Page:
This summer our month of colourful LGBTQ+-centred activity kicks off Sunday 30th June and runs through to Sunday 21st July. Throughout the month we’re celebrating what makes us unique and proud to be ourselves with special events and story times for all the family to share together. As part of these celebrations our Collection Team have been exploring LGBTQ+ writing from our Collection.

Seven Stories’ is committed to increasing its holdings of British LGBTQ+ writing as part of its wider policy of better representing the diversity of modern British society in its archive, exhibitions and events. This is particularly important for LGBTQ+ children and young people, who are more likely to feel anxious and isolated and experience bullying. As such, Seven Stories supports children and young people’s access to books that explore themes such as homophobia and coming out, and that present LGBTQ+ and non-traditional families compassionately.

Chambers’ Dance on my Grave (1982) is one such book. One of the first British young adult books to openly present a homosexual relationship, Dance on my Grave radically challenged the political climate of Britain in the 1980s, a decade that witnessed the emergence of HIV and the AIDS epidemic, and a rise in homophobic sentiment resulting in the notorious Section 28 amendment of the Local Government Act in 1988. This banned the intentional promotion or publication of material intended to promote homosexuality, and the teaching of the acceptability of homosexuality as a family relationship in schools.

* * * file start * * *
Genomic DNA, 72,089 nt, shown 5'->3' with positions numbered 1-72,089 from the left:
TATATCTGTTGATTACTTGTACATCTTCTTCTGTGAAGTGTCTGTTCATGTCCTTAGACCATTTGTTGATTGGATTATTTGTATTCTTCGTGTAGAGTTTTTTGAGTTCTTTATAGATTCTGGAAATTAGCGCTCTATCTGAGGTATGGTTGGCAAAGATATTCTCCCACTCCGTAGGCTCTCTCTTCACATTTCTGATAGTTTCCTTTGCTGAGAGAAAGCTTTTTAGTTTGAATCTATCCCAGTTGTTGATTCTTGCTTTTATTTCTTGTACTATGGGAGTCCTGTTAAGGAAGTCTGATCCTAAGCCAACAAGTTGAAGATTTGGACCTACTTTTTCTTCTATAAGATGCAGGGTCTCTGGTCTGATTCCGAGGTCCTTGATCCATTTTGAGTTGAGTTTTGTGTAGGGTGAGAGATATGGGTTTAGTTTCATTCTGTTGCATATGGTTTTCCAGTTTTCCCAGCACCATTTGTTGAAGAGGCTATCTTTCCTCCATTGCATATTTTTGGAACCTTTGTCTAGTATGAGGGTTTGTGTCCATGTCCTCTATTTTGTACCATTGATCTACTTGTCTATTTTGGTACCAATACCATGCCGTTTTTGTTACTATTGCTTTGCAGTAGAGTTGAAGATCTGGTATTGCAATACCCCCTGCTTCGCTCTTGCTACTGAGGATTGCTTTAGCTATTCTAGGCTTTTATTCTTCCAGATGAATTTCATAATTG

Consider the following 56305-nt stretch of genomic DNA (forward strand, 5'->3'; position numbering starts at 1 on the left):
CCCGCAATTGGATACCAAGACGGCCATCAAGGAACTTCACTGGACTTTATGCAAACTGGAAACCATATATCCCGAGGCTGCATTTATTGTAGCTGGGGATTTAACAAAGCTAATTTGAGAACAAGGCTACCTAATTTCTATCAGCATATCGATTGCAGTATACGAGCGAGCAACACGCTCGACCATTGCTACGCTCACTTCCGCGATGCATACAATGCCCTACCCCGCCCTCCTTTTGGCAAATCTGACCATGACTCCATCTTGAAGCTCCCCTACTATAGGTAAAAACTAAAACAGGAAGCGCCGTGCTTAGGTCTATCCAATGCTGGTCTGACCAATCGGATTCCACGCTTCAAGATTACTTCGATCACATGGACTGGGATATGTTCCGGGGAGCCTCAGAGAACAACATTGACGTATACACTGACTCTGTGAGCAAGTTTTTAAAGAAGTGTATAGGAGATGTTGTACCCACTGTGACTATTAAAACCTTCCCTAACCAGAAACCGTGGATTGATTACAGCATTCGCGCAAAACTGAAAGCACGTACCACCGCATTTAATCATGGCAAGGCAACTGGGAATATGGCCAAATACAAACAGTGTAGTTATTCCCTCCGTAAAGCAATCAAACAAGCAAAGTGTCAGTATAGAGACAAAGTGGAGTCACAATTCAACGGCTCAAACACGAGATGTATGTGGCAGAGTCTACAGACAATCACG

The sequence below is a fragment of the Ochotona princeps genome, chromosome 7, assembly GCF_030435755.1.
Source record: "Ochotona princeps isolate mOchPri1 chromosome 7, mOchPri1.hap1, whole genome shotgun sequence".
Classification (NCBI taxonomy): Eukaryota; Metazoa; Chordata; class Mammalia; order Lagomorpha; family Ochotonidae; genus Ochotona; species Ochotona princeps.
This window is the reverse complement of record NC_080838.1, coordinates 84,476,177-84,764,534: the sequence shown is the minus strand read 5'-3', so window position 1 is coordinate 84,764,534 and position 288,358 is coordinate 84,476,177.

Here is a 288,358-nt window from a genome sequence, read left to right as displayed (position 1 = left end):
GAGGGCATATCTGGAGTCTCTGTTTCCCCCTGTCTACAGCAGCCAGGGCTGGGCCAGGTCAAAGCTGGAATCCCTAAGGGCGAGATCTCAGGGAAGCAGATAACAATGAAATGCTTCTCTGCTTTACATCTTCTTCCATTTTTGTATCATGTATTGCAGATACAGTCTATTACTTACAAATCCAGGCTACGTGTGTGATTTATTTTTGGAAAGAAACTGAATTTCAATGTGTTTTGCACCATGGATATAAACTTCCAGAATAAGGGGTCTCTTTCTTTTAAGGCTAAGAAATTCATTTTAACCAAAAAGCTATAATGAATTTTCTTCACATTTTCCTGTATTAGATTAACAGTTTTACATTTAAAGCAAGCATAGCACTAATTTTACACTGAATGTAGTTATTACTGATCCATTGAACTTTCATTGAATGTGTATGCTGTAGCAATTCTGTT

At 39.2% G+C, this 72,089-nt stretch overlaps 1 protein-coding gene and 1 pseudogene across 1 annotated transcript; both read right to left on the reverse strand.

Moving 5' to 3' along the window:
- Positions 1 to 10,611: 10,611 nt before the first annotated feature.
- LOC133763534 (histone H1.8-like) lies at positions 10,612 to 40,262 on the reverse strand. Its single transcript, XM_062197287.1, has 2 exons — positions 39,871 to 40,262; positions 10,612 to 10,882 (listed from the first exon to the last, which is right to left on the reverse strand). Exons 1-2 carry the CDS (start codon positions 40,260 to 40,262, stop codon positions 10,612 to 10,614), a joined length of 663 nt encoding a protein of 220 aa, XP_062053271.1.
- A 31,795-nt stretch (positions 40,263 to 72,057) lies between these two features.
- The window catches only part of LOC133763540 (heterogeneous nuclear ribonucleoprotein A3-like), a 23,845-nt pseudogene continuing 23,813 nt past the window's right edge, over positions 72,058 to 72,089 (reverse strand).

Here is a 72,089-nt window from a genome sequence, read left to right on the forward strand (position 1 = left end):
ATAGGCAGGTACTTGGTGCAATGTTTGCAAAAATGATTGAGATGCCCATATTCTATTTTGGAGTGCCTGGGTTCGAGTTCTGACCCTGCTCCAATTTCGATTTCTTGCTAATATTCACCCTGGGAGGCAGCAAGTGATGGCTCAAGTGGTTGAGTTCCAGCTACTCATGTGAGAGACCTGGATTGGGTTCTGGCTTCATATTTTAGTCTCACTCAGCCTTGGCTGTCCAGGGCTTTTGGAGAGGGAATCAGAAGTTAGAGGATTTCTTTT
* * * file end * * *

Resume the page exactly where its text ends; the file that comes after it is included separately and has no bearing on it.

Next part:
While never using the words gay or homosexual, Dance on my Grave tells the story of the tempestuous relationship between two older teenage boys: Henry ‘Hal’ Robinson and Barry Gorman. Told using Chambers’ signature multiple viewpoints and shifting backwards and forwards in time, the novel charts what is essentially a summer romance between Hal and Barry. With frank but not graphic references to their physical relationship, the novel normalises their homosexuality in the context of many teenage romances. Neither Hal nor Barry experience anxiety about their desires, they are simply two teenage boys who meet, fall into bed if not in love, and then fall out. 

Part of the important Aidan and Nancy Chambers Collection, the archive contains substantial material on the development of the novel including the original story in The Guardian that inspired the novel, research material, correspondence, letters from readers and press clippings. Added to this is a wealth of correspondence across the Collection that demonstrates the challenges and obstacles that authors faced publishing stories with LGBTQ+ themes. Understanding and mapping these difficulties is part of the ongoing work of the Seven Stories’ Collection Team.